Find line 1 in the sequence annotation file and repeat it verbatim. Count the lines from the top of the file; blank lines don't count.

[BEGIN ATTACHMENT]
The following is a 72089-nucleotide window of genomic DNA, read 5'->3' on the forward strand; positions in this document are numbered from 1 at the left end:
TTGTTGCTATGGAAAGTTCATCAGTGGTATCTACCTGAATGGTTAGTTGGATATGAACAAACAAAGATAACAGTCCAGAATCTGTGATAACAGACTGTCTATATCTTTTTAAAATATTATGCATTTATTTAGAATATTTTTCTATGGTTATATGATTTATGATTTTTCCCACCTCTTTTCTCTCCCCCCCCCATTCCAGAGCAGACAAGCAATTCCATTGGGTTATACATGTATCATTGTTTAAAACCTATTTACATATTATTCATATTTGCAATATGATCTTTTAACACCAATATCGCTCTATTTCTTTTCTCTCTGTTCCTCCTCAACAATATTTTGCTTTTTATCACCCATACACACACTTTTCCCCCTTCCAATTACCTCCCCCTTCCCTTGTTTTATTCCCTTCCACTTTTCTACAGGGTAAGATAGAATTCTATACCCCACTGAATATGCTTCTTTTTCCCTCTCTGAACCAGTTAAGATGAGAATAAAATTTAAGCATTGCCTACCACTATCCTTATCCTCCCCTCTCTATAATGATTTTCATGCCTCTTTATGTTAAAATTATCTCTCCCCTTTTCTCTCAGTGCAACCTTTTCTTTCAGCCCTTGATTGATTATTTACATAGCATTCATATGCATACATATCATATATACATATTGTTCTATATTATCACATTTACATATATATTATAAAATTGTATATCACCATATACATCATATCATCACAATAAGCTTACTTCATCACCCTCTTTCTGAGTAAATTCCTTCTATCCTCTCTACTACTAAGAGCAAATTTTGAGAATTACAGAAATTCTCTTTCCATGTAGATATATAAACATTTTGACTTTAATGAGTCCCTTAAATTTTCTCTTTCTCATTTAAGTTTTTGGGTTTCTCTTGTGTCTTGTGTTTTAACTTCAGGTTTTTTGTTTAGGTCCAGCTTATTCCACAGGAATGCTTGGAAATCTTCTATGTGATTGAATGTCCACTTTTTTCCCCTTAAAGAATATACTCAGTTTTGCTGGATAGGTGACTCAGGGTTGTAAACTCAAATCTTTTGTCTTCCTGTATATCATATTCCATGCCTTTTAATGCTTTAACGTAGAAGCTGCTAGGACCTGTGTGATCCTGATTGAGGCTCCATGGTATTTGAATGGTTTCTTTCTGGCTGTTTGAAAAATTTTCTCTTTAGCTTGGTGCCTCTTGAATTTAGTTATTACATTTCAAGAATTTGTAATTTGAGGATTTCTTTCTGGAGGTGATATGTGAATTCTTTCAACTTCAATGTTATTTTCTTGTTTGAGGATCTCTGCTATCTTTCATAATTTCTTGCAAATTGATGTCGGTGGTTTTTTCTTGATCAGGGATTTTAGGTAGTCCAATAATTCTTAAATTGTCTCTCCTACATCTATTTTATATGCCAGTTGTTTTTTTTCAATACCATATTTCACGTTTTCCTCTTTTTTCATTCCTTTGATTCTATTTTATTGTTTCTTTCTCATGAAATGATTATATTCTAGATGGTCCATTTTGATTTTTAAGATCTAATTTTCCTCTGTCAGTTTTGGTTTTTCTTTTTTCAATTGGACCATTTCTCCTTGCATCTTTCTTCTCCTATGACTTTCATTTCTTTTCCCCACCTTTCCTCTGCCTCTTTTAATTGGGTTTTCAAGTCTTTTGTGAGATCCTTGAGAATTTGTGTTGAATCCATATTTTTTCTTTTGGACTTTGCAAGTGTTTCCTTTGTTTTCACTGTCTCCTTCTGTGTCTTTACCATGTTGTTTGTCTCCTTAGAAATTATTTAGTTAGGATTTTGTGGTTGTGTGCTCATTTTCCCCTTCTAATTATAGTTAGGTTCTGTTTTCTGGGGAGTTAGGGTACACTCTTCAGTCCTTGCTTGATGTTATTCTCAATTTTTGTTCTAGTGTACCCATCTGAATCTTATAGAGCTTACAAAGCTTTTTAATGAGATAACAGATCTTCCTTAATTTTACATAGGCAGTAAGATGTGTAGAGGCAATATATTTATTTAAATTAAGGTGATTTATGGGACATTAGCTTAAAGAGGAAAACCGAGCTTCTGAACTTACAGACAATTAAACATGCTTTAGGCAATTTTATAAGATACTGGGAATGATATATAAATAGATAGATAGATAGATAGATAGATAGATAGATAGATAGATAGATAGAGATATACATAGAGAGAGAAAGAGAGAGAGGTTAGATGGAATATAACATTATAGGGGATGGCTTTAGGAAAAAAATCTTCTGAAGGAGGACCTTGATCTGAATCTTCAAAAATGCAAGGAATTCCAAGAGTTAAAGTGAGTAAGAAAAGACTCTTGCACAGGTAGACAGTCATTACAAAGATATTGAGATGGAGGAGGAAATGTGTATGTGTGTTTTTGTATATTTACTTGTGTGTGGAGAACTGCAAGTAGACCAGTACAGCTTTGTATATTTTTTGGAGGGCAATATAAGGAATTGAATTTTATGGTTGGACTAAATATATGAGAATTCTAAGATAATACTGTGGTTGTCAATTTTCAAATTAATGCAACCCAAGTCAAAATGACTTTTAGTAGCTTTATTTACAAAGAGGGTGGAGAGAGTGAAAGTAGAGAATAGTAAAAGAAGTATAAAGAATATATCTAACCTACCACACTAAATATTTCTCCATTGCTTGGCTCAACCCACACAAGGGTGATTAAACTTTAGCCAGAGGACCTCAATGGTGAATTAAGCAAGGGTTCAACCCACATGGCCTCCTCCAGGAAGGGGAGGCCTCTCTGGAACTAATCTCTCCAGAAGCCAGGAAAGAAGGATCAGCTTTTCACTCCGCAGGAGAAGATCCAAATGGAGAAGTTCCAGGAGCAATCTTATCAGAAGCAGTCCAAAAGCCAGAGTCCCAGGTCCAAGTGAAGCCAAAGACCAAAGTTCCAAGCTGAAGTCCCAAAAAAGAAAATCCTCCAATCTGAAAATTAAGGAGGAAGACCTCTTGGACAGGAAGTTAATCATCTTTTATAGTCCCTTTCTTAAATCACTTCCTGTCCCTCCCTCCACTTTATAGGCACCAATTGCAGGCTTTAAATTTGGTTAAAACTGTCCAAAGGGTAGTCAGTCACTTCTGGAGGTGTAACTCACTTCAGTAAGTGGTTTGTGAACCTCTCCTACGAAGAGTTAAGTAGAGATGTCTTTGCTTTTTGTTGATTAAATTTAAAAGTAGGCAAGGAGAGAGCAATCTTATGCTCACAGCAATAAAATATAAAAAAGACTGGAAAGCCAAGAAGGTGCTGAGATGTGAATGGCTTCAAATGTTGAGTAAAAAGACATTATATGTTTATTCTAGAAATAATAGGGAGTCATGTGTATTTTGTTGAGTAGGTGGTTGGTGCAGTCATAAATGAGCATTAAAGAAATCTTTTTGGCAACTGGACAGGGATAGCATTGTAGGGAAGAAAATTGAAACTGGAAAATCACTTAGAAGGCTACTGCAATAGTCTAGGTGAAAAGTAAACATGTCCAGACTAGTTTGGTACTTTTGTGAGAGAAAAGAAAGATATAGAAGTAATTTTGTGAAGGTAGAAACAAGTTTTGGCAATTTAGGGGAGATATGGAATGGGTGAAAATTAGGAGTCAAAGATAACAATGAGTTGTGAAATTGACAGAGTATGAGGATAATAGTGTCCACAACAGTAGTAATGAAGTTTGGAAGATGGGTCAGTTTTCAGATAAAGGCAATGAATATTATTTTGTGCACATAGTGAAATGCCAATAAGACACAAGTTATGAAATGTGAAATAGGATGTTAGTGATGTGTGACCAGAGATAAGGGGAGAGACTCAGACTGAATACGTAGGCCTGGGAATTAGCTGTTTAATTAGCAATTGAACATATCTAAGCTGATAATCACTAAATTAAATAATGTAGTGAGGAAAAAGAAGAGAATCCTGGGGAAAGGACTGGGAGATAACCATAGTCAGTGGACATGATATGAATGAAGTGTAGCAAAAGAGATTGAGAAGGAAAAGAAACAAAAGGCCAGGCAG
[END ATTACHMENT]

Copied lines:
The following is a 72089-nucleotide window of genomic DNA, read 5'->3' on the forward strand; positions in this document are numbered from 1 at the left end: